I have not read any MMT economist that support monetary policy instead of fiscal policy as you suggest. Do you have any link?

    1. Yes, MMTers do not think monetary easing will work – like Keynes. But they do think fiscal deficits will work – like Keynes. Both policy solutions do not provide any permanent or even significant counteracting influence to regular and recurring slumps in capitalist accumulation and production. MMters, like Keynes, see budget deficits as backstops to capital failure. I reckon both theory and evidence show fiscal stimulua to be inadequate and even counter productive.

      1. Thanks for your answer. I admit I have some problems understanding your position (my fault, I’m not an economist). I would be grateful for some clarification.

        I have read in your blog that the great depression only finished with the Second World War big spending. That was a (very big) fiscal stimulus and the government didn’t run out of money, just as MMT propose.

        Are you saying that a similar fiscal stimulus would be politicaly impossible in peace times? Or that something fundamental have changed and not even a so big stimulus would do the trick? Or, maybe, something else that I don’t realize?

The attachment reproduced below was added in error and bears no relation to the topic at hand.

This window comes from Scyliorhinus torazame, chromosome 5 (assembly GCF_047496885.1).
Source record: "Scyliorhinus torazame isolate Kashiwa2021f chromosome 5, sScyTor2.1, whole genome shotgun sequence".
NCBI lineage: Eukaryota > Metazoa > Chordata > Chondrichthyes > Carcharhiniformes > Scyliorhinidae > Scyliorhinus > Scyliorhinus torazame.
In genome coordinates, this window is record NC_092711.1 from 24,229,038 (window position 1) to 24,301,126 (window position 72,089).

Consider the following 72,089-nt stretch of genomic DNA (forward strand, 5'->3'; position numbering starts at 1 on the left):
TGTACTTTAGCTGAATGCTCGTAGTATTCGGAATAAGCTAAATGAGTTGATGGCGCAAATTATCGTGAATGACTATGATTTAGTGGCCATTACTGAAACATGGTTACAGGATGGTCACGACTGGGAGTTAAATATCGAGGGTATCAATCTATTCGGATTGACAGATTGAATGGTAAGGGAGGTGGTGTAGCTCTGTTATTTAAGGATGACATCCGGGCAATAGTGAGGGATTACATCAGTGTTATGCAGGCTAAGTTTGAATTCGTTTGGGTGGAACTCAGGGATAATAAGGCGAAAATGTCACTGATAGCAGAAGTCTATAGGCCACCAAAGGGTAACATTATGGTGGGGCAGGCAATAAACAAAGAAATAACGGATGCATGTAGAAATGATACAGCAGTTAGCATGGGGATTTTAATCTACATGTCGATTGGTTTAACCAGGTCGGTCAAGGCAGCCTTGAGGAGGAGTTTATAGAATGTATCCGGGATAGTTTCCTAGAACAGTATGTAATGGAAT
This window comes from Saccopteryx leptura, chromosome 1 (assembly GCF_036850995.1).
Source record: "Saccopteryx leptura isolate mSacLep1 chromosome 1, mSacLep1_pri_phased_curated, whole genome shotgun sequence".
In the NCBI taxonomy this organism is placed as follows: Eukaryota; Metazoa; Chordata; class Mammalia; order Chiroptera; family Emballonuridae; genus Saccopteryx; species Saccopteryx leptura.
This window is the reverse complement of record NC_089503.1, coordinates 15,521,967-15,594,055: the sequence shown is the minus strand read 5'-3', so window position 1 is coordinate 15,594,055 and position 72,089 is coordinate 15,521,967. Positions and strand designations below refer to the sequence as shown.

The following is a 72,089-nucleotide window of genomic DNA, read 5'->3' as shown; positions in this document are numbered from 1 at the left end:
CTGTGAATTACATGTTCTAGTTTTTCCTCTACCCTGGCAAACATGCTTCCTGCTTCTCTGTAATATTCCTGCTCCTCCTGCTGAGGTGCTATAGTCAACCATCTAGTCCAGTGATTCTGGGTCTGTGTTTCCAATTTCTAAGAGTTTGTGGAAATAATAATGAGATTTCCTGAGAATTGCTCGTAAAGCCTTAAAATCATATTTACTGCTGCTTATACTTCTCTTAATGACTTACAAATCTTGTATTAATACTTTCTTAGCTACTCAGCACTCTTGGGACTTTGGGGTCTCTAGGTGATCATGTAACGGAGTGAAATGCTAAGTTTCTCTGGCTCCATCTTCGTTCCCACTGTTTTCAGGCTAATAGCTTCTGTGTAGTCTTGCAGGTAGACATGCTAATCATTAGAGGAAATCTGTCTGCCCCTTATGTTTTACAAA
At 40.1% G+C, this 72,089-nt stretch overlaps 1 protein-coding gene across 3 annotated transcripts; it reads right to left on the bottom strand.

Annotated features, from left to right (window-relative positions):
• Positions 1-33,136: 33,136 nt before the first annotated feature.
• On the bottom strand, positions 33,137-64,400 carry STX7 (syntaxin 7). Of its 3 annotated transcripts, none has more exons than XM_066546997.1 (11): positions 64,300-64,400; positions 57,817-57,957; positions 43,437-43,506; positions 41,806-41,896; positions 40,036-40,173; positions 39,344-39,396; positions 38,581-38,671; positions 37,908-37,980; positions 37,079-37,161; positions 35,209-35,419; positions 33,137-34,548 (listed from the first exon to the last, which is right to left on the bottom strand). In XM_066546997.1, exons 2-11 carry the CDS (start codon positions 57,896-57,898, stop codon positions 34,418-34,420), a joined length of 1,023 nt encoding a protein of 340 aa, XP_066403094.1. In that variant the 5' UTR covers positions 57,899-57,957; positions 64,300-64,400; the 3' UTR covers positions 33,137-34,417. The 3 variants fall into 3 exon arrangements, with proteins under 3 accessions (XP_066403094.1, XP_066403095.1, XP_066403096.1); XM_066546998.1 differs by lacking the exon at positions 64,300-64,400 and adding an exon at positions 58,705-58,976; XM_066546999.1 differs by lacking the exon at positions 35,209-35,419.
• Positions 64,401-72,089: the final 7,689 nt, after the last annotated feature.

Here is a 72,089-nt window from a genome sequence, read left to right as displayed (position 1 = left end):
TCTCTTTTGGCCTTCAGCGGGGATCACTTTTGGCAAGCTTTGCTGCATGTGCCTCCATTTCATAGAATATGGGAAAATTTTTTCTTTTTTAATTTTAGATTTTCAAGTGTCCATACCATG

2. Good questions. In WW2, the difference was both political and economic. All the resources of the economy were diverted to the war effort and the government took control of all investment decisions. Companies had to invest and produce for the war effort. And workers incomes were controlled and consumption reduced (rationed), so household savings were diverted to arms production. Profitability rocketed. In effect, the capitalist sector no longer operated for its own ends (even though industrial sector made big profits from arms production). This was only politically possible because of the war (as Keynes noted) BUT it was also qualitatively different economically from Keynesian-style fiscal stimulus from budget deficits where the capitalist sector still makes the main investment decisions on the basis of profitability. That did not work in the 1930s or in the period post-2009. A war economy might work but that would not be a capitalist economy but a state-directed and controlled economy.